We investigate the structural properties and ionized spin electrons of an Fe–graphene system, in which the time-dependent density functional theory (TDDFT) within the generalized gradient approximation is used. The electron dynamics, including electron ionization and ionized electron spin polarization, is described for Fe atom adsorbed graphene under femtosecond laser irradiation. The theoretical results show that the electron ionization and ionized electron spin polarization are sensitive to the laser parameters, such as the incident angle and the peak intensity. The spin polarization presents the maximum value under certain laser parameters, which may be used as a source of spin-polarized electrons. - Highlights: • The structural properties of Fe–graphene system are investigated. • The electron dynamics of Fe–graphene system under laser irradiation are described. • The Fe–graphene system may be used as a source of spin-polarized electrons.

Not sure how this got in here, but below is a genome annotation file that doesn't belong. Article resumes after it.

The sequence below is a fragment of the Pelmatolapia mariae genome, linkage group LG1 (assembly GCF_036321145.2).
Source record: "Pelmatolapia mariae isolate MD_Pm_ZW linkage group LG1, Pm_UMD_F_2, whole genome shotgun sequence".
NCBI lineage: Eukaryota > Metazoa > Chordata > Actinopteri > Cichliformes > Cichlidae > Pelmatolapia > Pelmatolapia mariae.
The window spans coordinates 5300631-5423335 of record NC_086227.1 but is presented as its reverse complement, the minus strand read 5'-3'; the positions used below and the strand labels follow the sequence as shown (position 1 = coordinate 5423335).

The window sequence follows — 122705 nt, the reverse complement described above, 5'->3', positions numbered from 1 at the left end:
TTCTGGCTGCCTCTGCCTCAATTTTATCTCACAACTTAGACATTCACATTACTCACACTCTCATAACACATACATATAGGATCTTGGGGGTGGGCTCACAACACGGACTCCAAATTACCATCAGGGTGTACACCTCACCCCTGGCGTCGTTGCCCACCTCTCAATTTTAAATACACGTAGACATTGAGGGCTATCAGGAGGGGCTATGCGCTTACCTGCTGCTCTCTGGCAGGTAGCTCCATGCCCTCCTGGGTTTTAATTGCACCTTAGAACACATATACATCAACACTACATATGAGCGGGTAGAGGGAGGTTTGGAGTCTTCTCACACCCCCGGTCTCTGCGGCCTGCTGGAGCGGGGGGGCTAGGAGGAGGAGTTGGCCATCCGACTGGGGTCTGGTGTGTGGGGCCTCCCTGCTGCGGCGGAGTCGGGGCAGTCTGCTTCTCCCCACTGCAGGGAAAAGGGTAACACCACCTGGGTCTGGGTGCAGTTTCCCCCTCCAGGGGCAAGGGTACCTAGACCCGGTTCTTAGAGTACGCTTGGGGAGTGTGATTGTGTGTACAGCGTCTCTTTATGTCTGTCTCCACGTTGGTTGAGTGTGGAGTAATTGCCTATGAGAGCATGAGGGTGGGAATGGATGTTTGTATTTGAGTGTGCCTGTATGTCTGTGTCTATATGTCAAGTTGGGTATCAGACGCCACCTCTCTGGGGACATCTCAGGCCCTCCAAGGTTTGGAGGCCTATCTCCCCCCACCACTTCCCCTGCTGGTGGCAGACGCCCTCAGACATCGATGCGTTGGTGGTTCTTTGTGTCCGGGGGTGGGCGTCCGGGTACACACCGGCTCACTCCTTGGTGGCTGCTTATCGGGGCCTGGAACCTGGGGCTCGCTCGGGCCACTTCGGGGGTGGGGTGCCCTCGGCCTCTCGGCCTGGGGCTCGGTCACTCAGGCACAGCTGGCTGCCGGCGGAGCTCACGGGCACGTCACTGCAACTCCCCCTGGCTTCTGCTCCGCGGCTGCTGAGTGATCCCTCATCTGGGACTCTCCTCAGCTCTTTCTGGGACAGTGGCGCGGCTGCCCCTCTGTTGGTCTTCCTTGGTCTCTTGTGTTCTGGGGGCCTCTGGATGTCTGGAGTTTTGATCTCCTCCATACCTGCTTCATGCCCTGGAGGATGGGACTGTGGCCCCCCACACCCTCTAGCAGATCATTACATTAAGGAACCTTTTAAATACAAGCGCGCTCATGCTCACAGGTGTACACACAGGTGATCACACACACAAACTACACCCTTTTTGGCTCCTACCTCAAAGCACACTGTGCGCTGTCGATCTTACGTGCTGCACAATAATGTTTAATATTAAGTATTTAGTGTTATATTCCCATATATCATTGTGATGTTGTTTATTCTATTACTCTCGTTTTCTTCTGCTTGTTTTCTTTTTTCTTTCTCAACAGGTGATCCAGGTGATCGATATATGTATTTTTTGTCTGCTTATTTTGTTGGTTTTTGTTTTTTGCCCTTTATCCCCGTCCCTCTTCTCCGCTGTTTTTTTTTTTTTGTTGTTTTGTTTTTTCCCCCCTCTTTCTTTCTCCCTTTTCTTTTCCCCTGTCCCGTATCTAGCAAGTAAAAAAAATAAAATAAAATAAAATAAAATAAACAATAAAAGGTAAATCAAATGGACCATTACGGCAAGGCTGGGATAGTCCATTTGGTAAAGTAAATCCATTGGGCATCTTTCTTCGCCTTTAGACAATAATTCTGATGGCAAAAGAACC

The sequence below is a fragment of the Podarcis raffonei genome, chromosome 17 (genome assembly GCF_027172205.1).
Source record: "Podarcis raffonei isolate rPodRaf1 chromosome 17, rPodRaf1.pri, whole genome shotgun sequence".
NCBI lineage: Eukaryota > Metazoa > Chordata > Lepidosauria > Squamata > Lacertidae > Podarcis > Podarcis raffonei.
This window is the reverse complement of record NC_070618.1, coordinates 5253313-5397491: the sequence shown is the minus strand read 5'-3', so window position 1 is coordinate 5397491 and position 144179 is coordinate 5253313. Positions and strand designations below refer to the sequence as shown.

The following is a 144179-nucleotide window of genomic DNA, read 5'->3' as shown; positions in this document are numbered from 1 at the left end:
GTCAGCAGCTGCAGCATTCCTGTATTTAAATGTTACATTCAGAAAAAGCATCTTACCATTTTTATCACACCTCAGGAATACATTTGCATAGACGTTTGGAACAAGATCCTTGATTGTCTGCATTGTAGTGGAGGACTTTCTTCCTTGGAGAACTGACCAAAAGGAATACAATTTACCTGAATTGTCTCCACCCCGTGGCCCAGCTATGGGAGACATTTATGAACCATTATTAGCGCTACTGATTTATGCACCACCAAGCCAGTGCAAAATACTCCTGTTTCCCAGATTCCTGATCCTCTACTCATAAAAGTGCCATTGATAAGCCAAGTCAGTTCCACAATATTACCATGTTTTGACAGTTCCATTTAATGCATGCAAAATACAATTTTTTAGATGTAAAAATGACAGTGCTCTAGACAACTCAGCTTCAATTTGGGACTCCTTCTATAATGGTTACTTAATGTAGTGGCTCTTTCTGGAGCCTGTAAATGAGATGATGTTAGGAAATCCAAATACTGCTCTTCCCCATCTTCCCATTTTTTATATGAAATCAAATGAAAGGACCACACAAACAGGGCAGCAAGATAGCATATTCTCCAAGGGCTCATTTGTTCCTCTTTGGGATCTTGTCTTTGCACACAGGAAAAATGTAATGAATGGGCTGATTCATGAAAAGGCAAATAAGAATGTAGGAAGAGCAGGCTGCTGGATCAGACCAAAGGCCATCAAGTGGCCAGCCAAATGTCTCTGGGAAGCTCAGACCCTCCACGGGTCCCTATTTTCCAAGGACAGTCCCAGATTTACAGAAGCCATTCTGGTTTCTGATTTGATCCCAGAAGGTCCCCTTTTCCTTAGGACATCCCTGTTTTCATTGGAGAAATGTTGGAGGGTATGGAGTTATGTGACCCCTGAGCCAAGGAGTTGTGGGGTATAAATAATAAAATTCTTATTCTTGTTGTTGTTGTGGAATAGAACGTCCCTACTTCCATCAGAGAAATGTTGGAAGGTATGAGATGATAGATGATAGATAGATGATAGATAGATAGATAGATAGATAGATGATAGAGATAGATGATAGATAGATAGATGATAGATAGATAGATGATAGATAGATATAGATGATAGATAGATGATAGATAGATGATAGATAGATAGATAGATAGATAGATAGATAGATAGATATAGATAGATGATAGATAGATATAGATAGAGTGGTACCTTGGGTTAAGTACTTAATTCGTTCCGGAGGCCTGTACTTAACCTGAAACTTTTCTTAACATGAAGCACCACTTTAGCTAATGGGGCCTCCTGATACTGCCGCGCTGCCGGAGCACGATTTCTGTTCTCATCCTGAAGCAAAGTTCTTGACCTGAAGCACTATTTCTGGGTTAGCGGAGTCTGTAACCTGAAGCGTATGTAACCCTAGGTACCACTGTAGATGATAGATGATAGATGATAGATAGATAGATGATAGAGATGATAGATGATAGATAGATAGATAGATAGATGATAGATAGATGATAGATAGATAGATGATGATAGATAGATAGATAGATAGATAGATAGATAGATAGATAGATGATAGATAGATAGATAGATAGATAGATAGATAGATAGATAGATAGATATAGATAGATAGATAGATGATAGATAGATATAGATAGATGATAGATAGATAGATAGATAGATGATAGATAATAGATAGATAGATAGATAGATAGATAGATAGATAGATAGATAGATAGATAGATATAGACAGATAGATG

15. Electron ionization and spin polarization control of Fe atom adsorbed graphene irradiated by a femtosecond laser

    International Nuclear Information System (INIS)